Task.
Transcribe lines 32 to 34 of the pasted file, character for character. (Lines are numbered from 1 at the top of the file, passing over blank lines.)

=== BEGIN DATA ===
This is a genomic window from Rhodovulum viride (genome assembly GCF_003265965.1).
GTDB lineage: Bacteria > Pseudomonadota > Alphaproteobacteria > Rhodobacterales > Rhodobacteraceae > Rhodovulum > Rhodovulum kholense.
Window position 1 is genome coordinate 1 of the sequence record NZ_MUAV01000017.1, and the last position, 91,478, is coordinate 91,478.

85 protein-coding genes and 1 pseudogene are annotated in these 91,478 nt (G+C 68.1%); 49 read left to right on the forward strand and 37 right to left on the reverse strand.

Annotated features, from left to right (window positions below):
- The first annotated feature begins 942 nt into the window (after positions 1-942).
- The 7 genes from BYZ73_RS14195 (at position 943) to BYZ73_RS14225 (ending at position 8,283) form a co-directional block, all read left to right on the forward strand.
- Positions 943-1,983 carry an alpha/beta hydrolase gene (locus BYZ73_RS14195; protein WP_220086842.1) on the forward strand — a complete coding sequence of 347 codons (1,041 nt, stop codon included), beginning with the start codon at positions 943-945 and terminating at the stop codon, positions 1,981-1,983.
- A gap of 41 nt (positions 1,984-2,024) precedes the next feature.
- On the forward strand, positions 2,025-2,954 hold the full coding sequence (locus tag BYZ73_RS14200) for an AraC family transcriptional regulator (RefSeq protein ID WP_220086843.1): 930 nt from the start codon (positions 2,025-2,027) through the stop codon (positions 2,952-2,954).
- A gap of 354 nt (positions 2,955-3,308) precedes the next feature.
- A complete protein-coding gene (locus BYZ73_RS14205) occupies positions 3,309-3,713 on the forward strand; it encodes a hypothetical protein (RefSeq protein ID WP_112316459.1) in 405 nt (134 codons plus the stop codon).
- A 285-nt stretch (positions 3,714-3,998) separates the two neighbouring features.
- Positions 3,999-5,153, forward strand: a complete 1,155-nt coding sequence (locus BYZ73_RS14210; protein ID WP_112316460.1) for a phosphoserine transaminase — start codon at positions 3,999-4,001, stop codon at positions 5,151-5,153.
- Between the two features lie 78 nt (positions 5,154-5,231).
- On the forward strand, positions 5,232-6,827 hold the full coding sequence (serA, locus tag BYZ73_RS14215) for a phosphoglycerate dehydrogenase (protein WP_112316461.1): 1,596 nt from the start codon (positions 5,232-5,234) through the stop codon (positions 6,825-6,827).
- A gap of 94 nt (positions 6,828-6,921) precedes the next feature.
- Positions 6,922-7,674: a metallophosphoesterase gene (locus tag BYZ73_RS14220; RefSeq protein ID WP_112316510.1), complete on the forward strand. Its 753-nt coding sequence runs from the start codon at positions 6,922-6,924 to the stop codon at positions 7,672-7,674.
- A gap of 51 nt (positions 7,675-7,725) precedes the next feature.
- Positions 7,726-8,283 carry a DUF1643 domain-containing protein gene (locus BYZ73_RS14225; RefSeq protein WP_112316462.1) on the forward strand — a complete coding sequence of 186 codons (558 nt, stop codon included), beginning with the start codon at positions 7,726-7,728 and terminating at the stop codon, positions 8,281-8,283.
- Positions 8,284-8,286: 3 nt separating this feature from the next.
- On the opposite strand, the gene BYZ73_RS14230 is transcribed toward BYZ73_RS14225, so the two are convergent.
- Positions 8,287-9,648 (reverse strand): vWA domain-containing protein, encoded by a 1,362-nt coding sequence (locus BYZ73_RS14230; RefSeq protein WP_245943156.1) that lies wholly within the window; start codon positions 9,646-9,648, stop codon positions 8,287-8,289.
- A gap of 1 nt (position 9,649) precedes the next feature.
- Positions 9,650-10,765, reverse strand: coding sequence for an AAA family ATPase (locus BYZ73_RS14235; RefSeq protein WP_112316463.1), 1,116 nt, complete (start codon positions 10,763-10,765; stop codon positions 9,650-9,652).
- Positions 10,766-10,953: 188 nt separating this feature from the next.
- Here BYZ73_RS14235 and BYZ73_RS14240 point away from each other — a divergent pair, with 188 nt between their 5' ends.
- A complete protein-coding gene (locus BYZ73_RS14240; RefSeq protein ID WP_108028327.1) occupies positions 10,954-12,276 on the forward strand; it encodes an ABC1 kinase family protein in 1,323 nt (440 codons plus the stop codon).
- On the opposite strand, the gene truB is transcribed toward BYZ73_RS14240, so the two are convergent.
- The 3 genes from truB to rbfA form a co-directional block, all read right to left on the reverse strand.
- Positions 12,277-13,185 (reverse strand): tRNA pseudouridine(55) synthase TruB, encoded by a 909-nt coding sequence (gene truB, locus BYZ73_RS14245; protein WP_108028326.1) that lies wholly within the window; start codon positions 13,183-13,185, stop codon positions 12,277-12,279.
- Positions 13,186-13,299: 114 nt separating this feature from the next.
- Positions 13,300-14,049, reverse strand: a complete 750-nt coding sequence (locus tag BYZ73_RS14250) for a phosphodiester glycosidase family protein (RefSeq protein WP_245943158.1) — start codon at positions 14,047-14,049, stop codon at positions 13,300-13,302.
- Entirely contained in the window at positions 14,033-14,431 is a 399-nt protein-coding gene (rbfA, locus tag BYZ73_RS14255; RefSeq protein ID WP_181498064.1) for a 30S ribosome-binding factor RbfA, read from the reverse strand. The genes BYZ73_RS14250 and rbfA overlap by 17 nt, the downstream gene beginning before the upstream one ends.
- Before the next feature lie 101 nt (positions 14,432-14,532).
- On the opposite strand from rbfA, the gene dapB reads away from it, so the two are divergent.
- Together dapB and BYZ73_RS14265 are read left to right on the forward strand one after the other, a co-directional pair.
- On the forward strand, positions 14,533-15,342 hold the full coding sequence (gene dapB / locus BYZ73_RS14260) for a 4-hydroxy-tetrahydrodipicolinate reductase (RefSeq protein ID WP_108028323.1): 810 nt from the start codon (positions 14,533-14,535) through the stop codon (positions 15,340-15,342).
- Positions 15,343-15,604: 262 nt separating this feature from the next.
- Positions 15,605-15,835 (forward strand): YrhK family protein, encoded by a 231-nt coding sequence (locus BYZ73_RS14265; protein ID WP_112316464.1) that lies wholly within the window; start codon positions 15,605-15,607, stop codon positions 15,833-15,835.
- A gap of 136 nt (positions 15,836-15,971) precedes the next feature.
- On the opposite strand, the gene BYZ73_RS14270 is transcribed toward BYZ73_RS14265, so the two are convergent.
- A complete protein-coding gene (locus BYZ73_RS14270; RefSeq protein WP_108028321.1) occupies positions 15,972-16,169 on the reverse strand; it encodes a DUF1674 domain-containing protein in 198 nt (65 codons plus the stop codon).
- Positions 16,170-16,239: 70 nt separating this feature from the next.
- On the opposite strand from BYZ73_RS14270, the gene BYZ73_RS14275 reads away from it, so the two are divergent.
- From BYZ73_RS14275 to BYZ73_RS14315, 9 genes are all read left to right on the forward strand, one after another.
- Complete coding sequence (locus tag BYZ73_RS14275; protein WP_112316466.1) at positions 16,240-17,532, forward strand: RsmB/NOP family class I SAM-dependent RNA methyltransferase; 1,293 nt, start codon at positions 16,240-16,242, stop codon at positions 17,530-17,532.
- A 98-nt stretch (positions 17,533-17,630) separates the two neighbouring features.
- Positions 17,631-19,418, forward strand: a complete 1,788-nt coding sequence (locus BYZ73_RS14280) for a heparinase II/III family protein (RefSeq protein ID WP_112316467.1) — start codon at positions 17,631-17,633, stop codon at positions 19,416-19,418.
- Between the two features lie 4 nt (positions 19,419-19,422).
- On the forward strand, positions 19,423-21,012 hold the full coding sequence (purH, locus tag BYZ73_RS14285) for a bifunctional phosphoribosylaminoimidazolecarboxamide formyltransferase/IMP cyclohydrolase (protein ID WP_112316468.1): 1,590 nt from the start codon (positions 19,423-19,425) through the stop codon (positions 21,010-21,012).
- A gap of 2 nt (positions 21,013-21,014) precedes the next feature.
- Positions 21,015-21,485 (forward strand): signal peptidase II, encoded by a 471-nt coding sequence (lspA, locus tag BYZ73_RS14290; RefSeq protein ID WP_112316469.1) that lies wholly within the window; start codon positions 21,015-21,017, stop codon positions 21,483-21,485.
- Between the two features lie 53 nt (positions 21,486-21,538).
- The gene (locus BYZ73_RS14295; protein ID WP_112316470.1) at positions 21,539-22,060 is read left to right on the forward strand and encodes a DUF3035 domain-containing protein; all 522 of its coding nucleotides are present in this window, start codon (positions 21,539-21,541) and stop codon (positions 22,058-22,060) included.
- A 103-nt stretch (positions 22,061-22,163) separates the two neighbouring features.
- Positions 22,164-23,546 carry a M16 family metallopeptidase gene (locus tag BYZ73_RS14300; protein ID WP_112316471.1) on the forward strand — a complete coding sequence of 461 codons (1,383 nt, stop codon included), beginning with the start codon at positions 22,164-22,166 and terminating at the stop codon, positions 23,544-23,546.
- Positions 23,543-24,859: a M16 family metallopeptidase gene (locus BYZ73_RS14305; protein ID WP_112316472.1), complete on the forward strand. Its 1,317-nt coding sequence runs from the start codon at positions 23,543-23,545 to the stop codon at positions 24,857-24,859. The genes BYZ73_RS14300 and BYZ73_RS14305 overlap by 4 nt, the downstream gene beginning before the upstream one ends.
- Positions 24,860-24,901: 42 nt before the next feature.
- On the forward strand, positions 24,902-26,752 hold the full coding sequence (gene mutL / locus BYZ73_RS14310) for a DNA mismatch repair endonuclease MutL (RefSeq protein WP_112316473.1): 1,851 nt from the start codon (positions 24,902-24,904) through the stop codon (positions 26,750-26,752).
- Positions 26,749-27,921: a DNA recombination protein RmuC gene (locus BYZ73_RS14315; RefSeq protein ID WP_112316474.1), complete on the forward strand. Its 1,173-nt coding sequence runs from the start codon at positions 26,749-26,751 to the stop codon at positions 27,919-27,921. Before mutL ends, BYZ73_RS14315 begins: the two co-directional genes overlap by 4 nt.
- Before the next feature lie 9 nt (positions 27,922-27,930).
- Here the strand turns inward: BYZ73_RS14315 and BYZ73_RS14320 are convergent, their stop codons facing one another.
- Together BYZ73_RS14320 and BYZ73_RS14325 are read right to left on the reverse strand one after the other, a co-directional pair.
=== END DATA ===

- Positions 13,186-13,299: 114 nt separating this feature from the next.
- Positions 13,300-14,049, reverse strand: a complete 750-nt coding sequence (locus tag BYZ73_RS14250) for a phosphodiester glycosidase family protein (RefSeq protein WP_245943158.1) — start codon at positions 14,047-14,049, stop codon at positions 13,300-13,302.
- Entirely contained in the window at positions 14,033-14,431 is a 399-nt protein-coding gene (rbfA, locus tag BYZ73_RS14255; RefSeq protein ID WP_181498064.1) for a 30S ribosome-binding factor RbfA, read from the reverse strand. The genes BYZ73_RS14250 and rbfA overlap by 17 nt, the downstream gene beginning before the upstream one ends.